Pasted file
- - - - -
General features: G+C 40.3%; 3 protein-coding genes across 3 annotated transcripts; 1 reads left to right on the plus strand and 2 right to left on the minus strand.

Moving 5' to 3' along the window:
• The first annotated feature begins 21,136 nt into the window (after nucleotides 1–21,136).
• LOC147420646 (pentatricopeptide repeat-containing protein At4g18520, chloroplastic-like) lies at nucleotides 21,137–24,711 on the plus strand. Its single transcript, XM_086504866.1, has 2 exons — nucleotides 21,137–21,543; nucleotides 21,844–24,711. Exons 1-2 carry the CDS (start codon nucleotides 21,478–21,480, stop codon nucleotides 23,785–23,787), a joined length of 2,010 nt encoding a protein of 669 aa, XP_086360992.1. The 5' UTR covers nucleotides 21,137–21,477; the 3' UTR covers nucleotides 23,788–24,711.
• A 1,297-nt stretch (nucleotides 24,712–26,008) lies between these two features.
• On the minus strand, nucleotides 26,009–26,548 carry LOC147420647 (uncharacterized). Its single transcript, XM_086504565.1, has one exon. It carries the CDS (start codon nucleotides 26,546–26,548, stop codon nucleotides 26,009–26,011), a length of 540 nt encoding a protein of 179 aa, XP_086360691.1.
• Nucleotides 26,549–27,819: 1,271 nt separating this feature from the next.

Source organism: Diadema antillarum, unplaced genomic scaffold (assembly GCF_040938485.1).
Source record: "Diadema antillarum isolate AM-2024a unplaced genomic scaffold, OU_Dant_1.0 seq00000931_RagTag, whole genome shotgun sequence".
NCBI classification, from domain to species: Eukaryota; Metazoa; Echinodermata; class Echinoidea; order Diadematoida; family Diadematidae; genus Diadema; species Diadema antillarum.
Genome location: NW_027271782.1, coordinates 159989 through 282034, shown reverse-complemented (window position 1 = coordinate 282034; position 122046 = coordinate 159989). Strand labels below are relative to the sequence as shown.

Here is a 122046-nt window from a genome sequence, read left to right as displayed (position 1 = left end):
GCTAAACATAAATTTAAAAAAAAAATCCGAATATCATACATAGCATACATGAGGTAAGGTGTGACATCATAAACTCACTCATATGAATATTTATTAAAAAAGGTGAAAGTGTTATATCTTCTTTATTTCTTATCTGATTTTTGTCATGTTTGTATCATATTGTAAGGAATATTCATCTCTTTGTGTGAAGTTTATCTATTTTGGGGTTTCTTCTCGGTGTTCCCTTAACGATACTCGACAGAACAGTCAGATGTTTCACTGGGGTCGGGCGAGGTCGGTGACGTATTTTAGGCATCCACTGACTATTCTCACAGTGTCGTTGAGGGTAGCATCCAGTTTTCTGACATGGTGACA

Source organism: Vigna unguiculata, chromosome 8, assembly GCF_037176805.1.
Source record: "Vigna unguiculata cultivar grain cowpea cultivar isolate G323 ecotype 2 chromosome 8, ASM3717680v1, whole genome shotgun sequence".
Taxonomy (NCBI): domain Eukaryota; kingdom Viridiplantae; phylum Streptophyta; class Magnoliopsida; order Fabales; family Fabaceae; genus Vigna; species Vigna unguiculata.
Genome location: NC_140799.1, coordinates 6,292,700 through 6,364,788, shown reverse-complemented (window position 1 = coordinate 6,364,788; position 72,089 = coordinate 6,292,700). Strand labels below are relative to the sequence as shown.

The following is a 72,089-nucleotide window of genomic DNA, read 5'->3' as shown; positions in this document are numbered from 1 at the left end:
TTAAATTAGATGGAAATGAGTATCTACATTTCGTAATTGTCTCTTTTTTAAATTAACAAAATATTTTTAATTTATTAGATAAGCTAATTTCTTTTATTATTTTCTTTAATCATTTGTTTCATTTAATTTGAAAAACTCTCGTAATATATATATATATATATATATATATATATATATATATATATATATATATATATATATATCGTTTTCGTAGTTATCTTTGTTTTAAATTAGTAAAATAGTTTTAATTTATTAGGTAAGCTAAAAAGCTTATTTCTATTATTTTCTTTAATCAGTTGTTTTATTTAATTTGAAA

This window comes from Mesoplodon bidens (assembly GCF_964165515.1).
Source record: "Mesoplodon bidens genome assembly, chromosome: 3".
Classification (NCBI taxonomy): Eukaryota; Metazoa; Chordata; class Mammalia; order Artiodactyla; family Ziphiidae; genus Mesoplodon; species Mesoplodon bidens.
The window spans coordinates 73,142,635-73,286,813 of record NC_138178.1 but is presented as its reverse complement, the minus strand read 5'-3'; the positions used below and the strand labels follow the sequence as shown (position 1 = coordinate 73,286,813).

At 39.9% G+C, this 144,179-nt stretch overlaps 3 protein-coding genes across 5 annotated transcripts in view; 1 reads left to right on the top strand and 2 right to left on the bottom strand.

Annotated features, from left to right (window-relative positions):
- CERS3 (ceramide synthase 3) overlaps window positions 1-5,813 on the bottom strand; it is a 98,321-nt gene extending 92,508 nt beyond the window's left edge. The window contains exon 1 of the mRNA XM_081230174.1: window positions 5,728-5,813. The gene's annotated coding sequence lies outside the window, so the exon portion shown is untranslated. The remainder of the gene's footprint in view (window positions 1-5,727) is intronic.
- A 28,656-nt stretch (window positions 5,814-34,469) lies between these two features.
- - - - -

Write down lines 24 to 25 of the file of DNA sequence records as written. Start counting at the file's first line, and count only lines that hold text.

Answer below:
At 39.9% G+C, this 144,179-nt stretch overlaps 3 protein-coding genes across 5 annotated transcripts in view; 1 reads left to right on the top strand and 2 right to left on the bottom strand.

Annotated features, from left to right (window-relative positions):